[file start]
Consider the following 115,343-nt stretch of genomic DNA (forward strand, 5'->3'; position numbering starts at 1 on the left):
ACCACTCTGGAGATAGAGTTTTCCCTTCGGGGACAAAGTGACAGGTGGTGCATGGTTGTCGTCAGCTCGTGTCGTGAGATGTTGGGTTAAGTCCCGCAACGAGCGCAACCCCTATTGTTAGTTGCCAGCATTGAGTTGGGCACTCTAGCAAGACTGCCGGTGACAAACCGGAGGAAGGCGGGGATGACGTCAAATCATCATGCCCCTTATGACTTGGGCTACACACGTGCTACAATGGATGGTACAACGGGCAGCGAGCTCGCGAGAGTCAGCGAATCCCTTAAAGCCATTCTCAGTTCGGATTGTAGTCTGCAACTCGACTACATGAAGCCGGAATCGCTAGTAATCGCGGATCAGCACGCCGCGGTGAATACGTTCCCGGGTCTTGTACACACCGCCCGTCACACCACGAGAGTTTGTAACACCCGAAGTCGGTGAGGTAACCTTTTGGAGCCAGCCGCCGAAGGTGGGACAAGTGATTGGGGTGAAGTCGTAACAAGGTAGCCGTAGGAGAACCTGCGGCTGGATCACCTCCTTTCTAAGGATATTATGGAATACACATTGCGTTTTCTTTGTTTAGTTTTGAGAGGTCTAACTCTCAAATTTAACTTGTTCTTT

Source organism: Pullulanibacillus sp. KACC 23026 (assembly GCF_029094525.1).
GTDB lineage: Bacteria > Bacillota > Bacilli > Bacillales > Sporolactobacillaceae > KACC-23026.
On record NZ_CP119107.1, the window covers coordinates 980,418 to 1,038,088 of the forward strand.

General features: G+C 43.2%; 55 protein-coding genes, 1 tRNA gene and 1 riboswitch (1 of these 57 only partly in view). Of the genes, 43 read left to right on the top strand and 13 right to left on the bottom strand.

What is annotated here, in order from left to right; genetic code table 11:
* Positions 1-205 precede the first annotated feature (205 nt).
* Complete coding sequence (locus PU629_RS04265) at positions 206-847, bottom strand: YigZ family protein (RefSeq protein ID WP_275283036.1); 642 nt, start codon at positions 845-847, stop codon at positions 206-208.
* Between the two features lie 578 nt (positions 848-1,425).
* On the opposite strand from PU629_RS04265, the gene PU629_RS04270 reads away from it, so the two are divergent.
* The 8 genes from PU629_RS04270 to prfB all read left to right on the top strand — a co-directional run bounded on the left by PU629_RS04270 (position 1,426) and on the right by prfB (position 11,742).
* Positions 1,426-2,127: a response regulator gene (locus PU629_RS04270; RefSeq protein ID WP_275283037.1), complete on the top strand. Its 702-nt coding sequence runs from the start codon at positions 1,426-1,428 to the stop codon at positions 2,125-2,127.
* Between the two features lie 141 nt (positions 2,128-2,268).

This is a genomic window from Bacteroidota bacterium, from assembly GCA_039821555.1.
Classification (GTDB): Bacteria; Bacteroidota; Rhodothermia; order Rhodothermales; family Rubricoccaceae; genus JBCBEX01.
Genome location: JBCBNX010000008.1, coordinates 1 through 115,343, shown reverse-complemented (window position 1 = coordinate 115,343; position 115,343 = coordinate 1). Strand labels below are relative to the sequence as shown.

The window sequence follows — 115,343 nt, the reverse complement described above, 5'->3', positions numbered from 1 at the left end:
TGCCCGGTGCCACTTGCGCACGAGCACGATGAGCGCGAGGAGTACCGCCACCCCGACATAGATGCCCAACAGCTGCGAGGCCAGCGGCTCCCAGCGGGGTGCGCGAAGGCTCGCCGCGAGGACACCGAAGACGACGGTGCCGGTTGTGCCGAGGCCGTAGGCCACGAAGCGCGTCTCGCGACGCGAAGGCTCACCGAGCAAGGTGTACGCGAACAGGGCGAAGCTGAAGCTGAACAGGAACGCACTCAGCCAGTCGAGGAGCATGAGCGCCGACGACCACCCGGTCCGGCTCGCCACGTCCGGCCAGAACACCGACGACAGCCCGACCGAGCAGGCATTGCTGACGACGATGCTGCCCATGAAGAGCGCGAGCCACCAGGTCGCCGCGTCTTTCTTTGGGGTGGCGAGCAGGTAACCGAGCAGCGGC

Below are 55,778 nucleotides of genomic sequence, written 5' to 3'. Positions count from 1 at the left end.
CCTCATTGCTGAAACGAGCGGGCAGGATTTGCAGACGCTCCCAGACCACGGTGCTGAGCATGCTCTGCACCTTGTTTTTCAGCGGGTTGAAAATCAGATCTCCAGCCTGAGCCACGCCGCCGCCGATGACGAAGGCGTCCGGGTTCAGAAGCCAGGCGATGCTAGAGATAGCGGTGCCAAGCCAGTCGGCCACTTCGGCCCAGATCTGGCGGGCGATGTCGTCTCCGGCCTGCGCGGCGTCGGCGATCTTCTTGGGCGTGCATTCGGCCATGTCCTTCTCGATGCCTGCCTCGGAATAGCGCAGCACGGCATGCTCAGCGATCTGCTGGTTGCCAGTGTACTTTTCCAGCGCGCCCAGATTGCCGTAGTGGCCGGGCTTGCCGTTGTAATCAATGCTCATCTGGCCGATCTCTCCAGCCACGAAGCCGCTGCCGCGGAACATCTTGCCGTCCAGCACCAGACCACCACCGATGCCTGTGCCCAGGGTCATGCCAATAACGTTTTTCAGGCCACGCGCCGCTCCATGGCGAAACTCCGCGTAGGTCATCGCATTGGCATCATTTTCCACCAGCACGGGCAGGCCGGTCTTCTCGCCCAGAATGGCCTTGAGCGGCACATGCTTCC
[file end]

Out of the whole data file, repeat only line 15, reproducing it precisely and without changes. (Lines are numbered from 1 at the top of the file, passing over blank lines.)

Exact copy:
This is a genomic window from Bacteroidota bacterium, from assembly GCA_039821555.1.